Monday, 18 November 2013

The invisible truth

I am rather fond of the US TV show Fringe, and am currently working my way through Season 4 (when are we getting Season 5, Netflix?). An episode I watched recently featured an invisible man, which made me think of the difficulties that invisible man syndrome has traditionally revealed in the Science Fiction Hokum Test (SFHT).

The SFHT is a recognition that to make science fiction work it is perfectly acceptable to make up new science or to bend the laws of physics, but once you have set up a premise, it needs to work consistently and logically, or it fails the SFHT.

The original H. G. Wells invisible man (and many in the movies) have had a big problem because their alleged mechanism was a treatment that made our hero transparent. The SFHT says it's fine to invent a mechanism for making someone transparent - but then you have to live with the consequences. And for Wells' invisible man this should have meant going blind. If he had literally become transparent, light would pass straight through his eyes without interacting with them. So there would be no stimulation of the optic nerve - no vision. If, on the other hand, his eyes were allowed some kind of special treatment that prevented this, they would either appear as black holes in space (if they absorbed all light) or floating eyeballs (if they re-emitted photons).

A cuttlefish working its chromatophores for all it's worth
The writers of Fringe escaped this problem by using a different mechanism. Their invisible man, it seems, was endued with chromatophores. These are special pigment-containing organelles found in various creatures that can allow them to change their coloration, most dramatically in the likes of squid and cuttlefish, to provide a remarkably good match to the background they are sitting on.

Now, SFHT says it's fine to allow this and to overlook all the difficulties of making it work to the extent of making a person invisible. (Apart from getting these alien structures in our skin, they would have to respond much faster than the original, be much more detailed, and be able to pick up a detailed image from the other side of the person, where an actual chromatophore user seems to primarily use information from its eyes.) However, once we have established this, the chromatophores have to act logically and consistently.

You could just about imagine a mechanism for concealing the eyes but leaving them working, though two spots on the back of the head behind the eyes would be visible unless there was a different mechanism for picking up the image from the pupil. But the real problem is with dead stuff. Hair and nails, for instance. Chromatophores have to be in a part of the animal that is alive. For nails this wouldn't be too much of an issue, because they are translucent, so they would produce ripples but be semi-invisible, but hair is a real issue. Doubly so, in fact. All your hair would be visible, and any part of your skin directly opposite a bit of skin shielded by hair would also be visible. It's a massive SFHT fail.

Interestingly the two real bits of invisibility technology echo these two science fiction approaches. The most effective at the moment is simply to put a lot of cameras on one side of the object you want to conceal and a screen on the other. Look at the screen and you see through the object. This is conceptually similar to the approach used in Fringe. At the moment it is an approach that is flawed because your invisibility only works when viewed from a single direction. But it would be surprising if, within a few years, we couldn't produce a spherical shield that consists of a matrix of alternating miniature cameras and LEDs, like those used in LED TV screens. The result is that you would both pick up and transmit an image in any direction - it should produce genuine cloaking.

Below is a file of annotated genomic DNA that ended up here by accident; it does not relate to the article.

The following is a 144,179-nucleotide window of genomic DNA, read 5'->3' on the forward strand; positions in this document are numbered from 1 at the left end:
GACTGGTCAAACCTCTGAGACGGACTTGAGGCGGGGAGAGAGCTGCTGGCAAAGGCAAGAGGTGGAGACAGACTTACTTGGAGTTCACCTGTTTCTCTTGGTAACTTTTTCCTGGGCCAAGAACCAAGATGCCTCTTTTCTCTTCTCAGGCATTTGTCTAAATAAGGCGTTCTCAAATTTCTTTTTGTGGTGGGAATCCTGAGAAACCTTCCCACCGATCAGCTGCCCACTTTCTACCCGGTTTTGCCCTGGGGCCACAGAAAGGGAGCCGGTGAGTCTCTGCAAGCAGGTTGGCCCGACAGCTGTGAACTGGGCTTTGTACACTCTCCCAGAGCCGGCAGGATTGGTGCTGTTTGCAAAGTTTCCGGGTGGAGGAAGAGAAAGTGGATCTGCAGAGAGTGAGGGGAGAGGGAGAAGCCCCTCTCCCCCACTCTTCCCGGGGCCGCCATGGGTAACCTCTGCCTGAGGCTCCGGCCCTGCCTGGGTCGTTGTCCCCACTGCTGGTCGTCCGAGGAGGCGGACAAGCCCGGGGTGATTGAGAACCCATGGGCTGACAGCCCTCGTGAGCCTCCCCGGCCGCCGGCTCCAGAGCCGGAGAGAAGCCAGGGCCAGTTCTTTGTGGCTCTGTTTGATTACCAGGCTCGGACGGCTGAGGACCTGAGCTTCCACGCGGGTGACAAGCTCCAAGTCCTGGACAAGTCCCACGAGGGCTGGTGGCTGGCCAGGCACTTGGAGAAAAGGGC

The other, in some ways more impressive, technology, which you see quite often in the press, is cloaking using metamaterials. These are artificial materials that play around with the way substances interact with light or sound or electromagnetism. Invisibility metamaterials are usually those with a negative refractive index. You'll probably remember from school, refraction is the way light bends as it travels from one medium to another - causing effects like a bending pencil when one is put in a glass of water. Negative refractive index means that the light bends in the opposite way to usual, making it ideal to bend around something and conceal it. Like the original invisible man, with this kind of invisibility, the light never goes through an intermediate electrical signal.

The trouble with existing implementations is that they only work with very small objects and mostly with microwaves rather than visible light. The fact that this is reported in the media as 'Harry Potter style invisibility cloaks created in the lab' reflects the way the media (and university PR departments) can't help wildly exaggerating to get our attention. (A most dramatic example of this recently was the claim that a real Star Wars lightsaber had been made. Headlines literally claimed this. Actually what had been done is linking together two photons so they acted a bit like a molecule of light as they passed through a peculiar substance at near absolute zero. Not exactly a lightsaber.)

The kind of shielding provided by metamaterials, unlike the TV camera version (which doesn't render you blind as you can have inward facing LEDs as well) does suffer from the classic invisible man problem. As the light no longer passes through your pupils, but is deviated around your body, you can't see. Shame really.

So there we have it. You can be invisible and succeed with the SFHT. But very few actual examples in novels, TV and film actually do pass the test.

Image from Wikipedia

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